In the Public Interest is happy to be kicking off 2016 with good news. Pushed by students and workers, the University of California has announced it will divest from private prison companies such as Corrections Corporation of America (CCA) and the GEO Group.
This is yet another win for criminal justice reform—Columbia University divested from CCA last summer. The private corrections industry, which makes more profit when more people are in the system, is an obstacle to the changes many of us want to see.
The industry doesn’t want change. An executive with GEO Group, the second largest private prison operator in the U.S., recently boasted that the country would continue to “attract” crime. He shared the “good news” to investors: “The reality is, we are a very affluent country, we have loose borders and we have a bad education system.”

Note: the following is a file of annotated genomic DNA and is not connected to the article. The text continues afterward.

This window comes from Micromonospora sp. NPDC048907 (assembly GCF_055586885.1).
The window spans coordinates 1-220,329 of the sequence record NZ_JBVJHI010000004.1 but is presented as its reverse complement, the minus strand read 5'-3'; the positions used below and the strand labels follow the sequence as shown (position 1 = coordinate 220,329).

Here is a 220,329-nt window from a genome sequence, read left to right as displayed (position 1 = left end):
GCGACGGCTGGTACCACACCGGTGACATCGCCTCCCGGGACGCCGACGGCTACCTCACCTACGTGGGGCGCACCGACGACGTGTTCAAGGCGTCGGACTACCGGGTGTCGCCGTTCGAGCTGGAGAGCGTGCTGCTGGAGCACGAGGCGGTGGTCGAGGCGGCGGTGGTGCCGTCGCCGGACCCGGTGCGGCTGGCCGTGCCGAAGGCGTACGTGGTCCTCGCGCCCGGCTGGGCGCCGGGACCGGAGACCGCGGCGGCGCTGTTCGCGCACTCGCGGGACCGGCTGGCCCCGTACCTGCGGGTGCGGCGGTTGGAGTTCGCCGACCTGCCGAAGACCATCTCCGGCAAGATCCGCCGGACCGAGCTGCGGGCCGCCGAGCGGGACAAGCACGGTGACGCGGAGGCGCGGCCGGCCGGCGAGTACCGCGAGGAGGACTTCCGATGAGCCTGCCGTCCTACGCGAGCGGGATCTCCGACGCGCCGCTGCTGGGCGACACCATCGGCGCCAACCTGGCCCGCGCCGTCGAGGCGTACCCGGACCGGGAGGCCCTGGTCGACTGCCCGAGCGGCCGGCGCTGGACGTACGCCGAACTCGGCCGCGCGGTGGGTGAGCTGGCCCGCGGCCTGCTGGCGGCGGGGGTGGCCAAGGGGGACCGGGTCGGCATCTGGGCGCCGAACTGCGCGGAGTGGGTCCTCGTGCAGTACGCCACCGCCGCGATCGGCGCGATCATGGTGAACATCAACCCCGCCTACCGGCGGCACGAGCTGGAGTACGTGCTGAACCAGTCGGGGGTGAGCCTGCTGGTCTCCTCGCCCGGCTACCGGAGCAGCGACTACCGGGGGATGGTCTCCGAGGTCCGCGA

Private prison companies claim to do a better job more cheaply,
When California Governor Pat Brown helped create the modern University of California system in the early 1960s, he envisioned many things: a world-class structure of higher education, universal access to students from every background, a gateway to middle-class careers, cutting-edge research centers. All of that has come to pass, making UC an enduring part of Brown’s legacy.
One thing Brown did not foresee, however, was UC becoming embroiled in an emblematic fight over economic inequality, with critics charging that one of the nation’s most prestigious public institutions is perpetuating poverty.
The controversy over UC’s use of thousands of contract workers who earn low wages with few, if any, benefits has taken center stage in Sacramento, where legislation that would end such practices cleared the Legislature last week. The fate of Senate Bill 376, sponsored by state Senator Ricardo Lara (D-Bell Gardens), now rests with Pat Brown’s son,